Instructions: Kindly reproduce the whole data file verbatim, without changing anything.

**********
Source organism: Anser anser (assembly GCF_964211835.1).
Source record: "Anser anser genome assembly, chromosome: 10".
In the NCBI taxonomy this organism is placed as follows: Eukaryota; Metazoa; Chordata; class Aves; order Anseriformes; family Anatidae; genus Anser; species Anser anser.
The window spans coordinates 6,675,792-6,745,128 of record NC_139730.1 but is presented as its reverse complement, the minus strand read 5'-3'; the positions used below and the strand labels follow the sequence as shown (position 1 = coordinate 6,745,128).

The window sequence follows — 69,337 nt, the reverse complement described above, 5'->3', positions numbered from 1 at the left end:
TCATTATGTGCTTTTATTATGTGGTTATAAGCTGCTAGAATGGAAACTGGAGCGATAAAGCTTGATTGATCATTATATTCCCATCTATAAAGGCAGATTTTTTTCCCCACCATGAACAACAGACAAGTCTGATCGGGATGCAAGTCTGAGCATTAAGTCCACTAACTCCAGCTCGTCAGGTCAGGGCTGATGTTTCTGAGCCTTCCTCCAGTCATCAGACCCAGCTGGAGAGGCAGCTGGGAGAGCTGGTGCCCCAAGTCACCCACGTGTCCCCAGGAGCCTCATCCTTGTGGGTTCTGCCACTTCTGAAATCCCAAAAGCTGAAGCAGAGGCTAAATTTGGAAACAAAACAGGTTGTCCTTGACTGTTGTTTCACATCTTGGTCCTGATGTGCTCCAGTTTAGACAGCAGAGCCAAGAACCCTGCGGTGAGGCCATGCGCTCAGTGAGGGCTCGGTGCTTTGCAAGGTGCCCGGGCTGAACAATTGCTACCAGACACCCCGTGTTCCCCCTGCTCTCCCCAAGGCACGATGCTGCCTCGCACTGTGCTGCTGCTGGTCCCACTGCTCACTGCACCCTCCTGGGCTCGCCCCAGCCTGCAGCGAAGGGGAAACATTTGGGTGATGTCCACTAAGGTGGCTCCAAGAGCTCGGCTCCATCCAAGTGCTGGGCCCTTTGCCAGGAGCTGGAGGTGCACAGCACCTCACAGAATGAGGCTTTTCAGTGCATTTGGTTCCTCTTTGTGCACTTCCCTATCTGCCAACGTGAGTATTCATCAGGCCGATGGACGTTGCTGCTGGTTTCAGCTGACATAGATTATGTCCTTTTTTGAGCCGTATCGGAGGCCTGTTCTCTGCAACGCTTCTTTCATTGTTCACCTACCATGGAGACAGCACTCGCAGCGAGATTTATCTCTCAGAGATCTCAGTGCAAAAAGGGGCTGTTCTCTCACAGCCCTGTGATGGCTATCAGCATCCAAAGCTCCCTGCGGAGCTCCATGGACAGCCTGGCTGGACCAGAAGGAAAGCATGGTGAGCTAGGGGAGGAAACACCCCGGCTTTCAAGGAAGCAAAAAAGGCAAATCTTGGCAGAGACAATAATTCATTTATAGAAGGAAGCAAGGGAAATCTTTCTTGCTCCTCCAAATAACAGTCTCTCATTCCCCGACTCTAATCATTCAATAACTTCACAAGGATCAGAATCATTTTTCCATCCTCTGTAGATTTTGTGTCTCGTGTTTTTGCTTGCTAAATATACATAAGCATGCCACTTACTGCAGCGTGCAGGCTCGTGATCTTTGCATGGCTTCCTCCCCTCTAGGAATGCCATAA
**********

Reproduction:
Source organism: Anser anser (assembly GCF_964211835.1).
Source record: "Anser anser genome assembly, chromosome: 10".
In the NCBI taxonomy this organism is placed as follows: Eukaryota; Metazoa; Chordata; class Aves; order Anseriformes; family Anatidae; genus Anser; species Anser anser.
The window spans coordinates 6,675,792-6,745,128 of record NC_139730.1 but is presented as its reverse complement, the minus strand read 5'-3'; the positions used below and the strand labels follow the sequence as shown (position 1 = coordinate 6,745,128).

The window sequence follows — 69,337 nt, the reverse complement described above, 5'->3', positions numbered from 1 at the left end:
TCATTATGTGCTTTTATTATGTGGTTATAAGCTGCTAGAATGGAAACTGGAGCGATAAAGCTTGATTGATCATTATATTCCCATCTATAAAGGCAGATTTTTTTCCCCACCATGAACAACAGACAAGTCTGATCGGGATGCAAGTCTGAGCATTAAGTCCACTAACTCCAGCTCGTCAGGTCAGGGCTGATGTTTCTGAGCCTTCCTCCAGTCATCAGACCCAGCTGGAGAGGCAGCTGGGAGAGCTGGTGCCCCAAGTCACCCACGTGTCCCCAGGAGCCTCATCCTTGTGGGTTCTGCCACTTCTGAAATCCCAAAAGCTGAAGCAGAGGCTAAATTTGGAAACAAAACAGGTTGTCCTTGACTGTTGTTTCACATCTTGGTCCTGATGTGCTCCAGTTTAGACAGCAGAGCCAAGAACCCTGCGGTGAGGCCATGCGCTCAGTGAGGGCTCGGTGCTTTGCAAGGTGCCCGGGCTGAACAATTGCTACCAGACACCCCGTGTTCCCCCTGCTCTCCCCAAGGCACGATGCTGCCTCGCACTGTGCTGCTGCTGGTCCCACTGCTCACTGCACCCTCCTGGGCTCGCCCCAGCCTGCAGCGAAGGGGAAACATTTGGGTGATGTCCACTAAGGTGGCTCCAAGAGCTCGGCTCCATCCAAGTGCTGGGCCCTTTGCCAGGAGCTGGAGGTGCACAGCACCTCACAGAATGAGGCTTTTCAGTGCATTTGGTTCCTCTTTGTGCACTTCCCTATCTGCCAACGTGAGTATTCATCAGGCCGATGGACGTTGCTGCTGGTTTCAGCTGACATAGATTATGTCCTTTTTTGAGCCGTATCGGAGGCCTGTTCTCTGCAACGCTTCTTTCATTGTTCACCTACCATGGAGACAGCACTCGCAGCGAGATTTATCTCTCAGAGATCTCAGTGCAAAAAGGGGCTGTTCTCTCACAGCCCTGTGATGGCTATCAGCATCCAAAGCTCCCTGCGGAGCTCCATGGACAGCCTGGCTGGACCAGAAGGAAAGCATGGTGAGCTAGGGGAGGAAACACCCCGGCTTTCAAGGAAGCAAAAAAGGCAAATCTTGGCAGAGACAATAATTCATTTATAGAAGGAAGCAAGGGAAATCTTTCTTGCTCCTCCAAATAACAGTCTCTCATTCCCCGACTCTAATCATTCAATAACTTCACAAGGATCAGAATCATTTTTCCATCCTCTGTAGATTTTGTGTCTCGTGTTTTTGCTTGCTAAATATACATAAGCATGCCACTTACTGCAGCGTGCAGGCTCGTGATCTTTGCATGGCTTCCTCCCCTCTAGGAATGCCATAA